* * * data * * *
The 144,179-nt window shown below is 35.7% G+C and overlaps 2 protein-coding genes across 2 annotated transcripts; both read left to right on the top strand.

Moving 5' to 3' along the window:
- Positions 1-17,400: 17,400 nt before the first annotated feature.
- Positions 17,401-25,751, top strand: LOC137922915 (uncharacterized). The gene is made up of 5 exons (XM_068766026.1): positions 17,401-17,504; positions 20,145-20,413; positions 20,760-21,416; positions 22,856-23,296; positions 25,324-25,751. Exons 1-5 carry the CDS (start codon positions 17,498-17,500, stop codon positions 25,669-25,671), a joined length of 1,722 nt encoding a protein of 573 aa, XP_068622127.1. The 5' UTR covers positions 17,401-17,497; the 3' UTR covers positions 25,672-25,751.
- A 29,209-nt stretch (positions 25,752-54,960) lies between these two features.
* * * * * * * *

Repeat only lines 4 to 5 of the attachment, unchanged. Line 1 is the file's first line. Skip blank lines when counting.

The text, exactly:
- Positions 17,401-25,751, top strand: LOC137922915 (uncharacterized). The gene is made up of 5 exons (XM_068766026.1): positions 17,401-17,504; positions 20,145-20,413; positions 20,760-21,416; positions 22,856-23,296; positions 25,324-25,751. Exons 1-5 carry the CDS (start codon positions 17,498-17,500, stop codon positions 25,669-25,671), a joined length of 1,722 nt encoding a protein of 573 aa, XP_068622127.1. The 5' UTR covers positions 17,401-17,497; the 3' UTR covers positions 25,672-25,751.
- A 29,209-nt stretch (positions 25,752-54,960) lies between these two features.